CAFC: Board’s explanation does not require perfect clarity: The Federal Circuit affirmed a finding of a motivation to combine in an IPR because the Court could “reasonably discern that [the Board] followed a proper path.” The Board first stated the petitioner’s motivation to combine arguments, found that the ordinary artisan “would have immediately recognized that a simple substitution” was needed to combine the references, and then considered and rejected each of the patent owner’s counter-arguments. From this, the Court could “reasonably discern” the Board’s reasoning on this point. Cablz, Inc. v. Chums, Inc., No. 2016-1823 (Sep. 12, 2017) (nonprecedential) (Reyna, joined by Schall and Hughes).

District Court: Another IPR estoppel case: After analyzing the district-court split regarding the scope of the Shaw case, the magistrate recommended granting the plaintiff’s summary judgment motion to estop the defendant from raising grounds that were not in the petition. The defendant was aware of the references in those two grounds before filing its petition, as it included all the references in its Invalidity Contentions that were served prior to filing the petition. Network-1 Techs., Inc. v. Alcatel-Lucent USA, Inc., Case 6:11-cv-00492, ECF No. 978 (E.D. Tex. Sept. 26, 2017) (Mitchell).

For more cases addressing the Shaw exception to the IPR estoppel, see the September 22, 2017, PTAB Roundup.

District Court: Stay denied pending Federal Circuit appeal of IPR: The defendant requested a stay pending an appeal to the Federal Circuit after the PTAB upheld the validity of all challenged claims in one of four patents-at-suit, contending the CAFC could reverse and simplify the case. Although the plaintiff dropped the claims undergoing IPR in two of other patents-at-suit, a number of still-asserted claims were undergoing PTAB review. The court analyzed the three stay factors and “easily” concluded that the case should not be stayed. Triplay, Inc. v. WhatsApp Inc., Case 1:13-cv-01703, ECF No. 139 (D. Del. Sept. 18, 2017) (Burke).

PTAB – expanded panel: Disclaiming claims to avoid CBM: To qualify for CBM review, a patent must claim a covered business method. In this case, the patent owner disclaimed the dependent claims that the petitioner alleged brought the patent within the purview of CBM review. Because a patent is treated as if the disclaimed claims never existed, the original panel denied institution. The expanded panel denied the petitioner’s request for rehearing, upholding the original panel’s decision to deny institution. When the Board decided whether to institute, the patent did not claim a covered business method as required by the statute. Facebook, Inc. v. Skky, LLC, CBM2016-00091, Paper 12 (Sept. 28, 2017) (Perry, joined by Ruschke, Boalick, Arbes, and Cherry).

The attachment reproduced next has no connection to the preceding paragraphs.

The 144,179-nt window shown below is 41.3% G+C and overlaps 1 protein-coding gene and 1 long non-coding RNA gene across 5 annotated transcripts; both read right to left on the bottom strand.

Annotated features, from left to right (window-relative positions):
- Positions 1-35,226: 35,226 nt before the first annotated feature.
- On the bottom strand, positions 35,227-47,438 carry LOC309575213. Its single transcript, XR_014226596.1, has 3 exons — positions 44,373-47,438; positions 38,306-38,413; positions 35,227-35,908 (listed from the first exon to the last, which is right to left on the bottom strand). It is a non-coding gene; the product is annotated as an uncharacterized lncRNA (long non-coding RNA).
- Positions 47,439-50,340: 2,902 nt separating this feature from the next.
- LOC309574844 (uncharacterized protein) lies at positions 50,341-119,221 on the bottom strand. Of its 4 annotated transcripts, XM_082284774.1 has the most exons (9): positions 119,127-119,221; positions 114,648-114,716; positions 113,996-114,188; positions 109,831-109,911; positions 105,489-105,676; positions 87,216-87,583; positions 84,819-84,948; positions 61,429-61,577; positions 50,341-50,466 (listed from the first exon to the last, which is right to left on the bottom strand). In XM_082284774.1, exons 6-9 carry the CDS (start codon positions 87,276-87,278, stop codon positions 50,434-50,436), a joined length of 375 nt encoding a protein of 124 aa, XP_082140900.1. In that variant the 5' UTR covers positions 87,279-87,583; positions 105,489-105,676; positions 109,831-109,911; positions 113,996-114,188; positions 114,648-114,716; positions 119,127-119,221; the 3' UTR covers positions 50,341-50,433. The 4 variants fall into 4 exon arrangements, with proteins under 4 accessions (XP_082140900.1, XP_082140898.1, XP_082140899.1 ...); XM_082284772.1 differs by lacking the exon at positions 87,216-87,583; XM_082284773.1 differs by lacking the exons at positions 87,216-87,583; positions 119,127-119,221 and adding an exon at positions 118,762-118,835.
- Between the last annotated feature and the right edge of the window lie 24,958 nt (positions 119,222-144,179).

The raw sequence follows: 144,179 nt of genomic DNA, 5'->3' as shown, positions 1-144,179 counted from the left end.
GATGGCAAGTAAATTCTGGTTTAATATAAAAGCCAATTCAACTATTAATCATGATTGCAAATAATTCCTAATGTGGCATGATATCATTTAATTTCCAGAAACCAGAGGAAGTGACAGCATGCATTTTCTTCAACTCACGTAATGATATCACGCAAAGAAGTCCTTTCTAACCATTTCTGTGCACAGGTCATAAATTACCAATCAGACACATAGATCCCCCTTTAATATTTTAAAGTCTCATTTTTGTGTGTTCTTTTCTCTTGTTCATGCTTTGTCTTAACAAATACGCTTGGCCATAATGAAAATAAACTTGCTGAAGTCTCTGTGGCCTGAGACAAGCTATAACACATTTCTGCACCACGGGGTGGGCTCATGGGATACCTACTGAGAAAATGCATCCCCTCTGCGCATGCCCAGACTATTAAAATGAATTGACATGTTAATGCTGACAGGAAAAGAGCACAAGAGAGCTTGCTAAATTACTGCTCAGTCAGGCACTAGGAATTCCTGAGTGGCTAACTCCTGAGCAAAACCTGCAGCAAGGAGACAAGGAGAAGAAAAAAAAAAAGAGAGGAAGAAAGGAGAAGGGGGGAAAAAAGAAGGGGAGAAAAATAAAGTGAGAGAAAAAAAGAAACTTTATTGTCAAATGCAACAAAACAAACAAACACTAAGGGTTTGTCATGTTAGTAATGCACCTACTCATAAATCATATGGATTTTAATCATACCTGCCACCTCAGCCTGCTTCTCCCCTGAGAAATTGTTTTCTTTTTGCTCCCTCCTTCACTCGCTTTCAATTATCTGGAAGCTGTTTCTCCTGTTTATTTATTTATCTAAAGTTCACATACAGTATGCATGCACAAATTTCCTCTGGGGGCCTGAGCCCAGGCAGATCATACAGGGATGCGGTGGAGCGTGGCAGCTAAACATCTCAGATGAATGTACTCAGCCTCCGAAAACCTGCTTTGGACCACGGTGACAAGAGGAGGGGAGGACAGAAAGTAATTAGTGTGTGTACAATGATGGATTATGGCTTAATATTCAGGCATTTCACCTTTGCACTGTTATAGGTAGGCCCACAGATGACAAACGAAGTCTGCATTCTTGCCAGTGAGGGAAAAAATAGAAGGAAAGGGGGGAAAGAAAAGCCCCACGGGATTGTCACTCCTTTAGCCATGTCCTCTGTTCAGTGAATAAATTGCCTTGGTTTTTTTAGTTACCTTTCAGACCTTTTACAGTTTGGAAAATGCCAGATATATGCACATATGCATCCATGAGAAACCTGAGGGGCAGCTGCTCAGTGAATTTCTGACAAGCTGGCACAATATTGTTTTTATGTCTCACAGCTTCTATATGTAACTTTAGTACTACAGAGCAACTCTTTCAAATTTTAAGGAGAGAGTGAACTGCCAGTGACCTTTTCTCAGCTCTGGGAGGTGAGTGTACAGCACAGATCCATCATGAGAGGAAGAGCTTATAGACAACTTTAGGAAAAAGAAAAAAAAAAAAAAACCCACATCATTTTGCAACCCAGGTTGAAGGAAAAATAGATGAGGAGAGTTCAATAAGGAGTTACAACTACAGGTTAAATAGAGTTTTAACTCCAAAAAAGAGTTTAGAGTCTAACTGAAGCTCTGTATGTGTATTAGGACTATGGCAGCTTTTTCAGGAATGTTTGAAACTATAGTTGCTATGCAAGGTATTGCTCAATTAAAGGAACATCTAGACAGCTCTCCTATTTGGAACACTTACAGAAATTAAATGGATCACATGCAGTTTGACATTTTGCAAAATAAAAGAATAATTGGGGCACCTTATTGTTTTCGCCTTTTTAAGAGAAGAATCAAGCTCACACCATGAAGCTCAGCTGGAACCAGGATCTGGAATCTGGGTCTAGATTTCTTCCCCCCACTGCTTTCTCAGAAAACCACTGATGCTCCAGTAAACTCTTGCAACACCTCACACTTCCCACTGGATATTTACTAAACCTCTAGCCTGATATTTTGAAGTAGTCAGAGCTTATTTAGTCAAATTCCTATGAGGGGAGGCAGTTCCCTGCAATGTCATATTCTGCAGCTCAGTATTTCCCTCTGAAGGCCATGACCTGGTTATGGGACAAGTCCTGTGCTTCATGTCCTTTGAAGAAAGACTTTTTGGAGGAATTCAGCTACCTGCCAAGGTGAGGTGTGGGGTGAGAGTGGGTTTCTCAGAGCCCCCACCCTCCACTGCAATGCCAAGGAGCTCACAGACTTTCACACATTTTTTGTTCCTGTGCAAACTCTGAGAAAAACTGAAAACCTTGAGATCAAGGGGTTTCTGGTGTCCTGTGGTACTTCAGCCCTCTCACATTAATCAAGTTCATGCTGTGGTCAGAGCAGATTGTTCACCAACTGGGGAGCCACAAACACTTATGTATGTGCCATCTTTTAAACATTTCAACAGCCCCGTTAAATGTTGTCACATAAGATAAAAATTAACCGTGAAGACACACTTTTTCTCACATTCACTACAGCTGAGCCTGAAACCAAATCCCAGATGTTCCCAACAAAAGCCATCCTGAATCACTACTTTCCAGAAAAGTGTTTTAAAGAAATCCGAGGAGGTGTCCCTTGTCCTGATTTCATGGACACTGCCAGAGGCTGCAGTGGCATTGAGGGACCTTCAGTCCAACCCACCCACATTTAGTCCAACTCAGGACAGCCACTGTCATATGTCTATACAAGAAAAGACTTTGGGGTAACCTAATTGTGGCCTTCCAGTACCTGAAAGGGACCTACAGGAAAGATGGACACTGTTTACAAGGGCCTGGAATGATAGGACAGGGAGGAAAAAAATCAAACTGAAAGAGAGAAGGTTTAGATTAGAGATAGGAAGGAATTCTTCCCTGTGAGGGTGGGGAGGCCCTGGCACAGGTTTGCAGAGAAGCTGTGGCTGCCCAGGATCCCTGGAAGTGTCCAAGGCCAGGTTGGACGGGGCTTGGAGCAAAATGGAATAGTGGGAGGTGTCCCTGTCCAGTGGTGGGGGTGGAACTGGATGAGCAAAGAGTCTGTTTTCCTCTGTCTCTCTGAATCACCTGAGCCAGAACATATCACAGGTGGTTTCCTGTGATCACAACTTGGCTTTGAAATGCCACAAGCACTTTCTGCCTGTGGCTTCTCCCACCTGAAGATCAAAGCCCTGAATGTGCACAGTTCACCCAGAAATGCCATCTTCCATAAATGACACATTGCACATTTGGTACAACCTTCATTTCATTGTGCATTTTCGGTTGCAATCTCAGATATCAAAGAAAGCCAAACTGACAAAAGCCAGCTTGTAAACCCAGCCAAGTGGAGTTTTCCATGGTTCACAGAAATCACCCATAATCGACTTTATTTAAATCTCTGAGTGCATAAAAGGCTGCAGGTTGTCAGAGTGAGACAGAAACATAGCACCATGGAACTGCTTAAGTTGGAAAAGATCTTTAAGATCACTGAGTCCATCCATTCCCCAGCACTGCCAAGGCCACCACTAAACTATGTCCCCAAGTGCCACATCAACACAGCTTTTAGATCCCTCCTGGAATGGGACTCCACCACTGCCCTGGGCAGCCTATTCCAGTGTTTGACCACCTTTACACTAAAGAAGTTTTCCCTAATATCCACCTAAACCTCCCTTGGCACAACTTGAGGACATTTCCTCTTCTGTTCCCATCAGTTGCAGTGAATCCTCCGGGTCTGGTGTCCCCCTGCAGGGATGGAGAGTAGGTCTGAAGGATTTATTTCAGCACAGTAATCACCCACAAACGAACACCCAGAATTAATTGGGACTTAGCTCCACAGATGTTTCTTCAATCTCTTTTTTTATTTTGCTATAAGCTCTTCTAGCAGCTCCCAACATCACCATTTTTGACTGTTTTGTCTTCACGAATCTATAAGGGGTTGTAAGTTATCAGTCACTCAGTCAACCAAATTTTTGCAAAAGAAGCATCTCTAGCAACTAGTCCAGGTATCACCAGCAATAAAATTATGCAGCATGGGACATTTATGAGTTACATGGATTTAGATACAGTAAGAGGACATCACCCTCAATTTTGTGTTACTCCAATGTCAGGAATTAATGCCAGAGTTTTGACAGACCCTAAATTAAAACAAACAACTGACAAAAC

PTAB: Leave to file a motion to terminate in light of General Plastic: In view of the PTAB’s recent designation of General Plastic decision as informative, the patent owner sought permission to file a motion to terminate or, in the alternative, a waiver of the expired deadline for a request for rehearing. The Board granted leave to file a seven-page motion to terminate. Securus Techs., Inc. v. Global Tel*Link Corp., CBM2017-00034, Paper 13 (Sept. 26, 2017) (Turner, joined by Benoit).

The PTAB Roundup reported on the General Plastic decision in its September 22, 2017, edition.

*Contributors: Jonathan Strang (ed.), Thomas Donovan, Kevin McNish, Fahd Patel, Steven Peters, Todd Siegel, Kenneth Weatherwax, Orion ArmonBen Evans, Christopher GeyerJohn Holley, Arvind Jairam, Thomas King, Thomas Pasternak, Rebecca Rabenstein, Diva Ranade, Surenda (Kumar) Ravula, David Roadcap, and Abhay Watwe. These case summaries are factual in nature and do not reflect the opinions of the contributors, their law firms, or the PTAB Bar Association. Individual contributors do not draft or otherwise have any substantive input into summaries of any case in which the contributor (or his or her firm) was involved.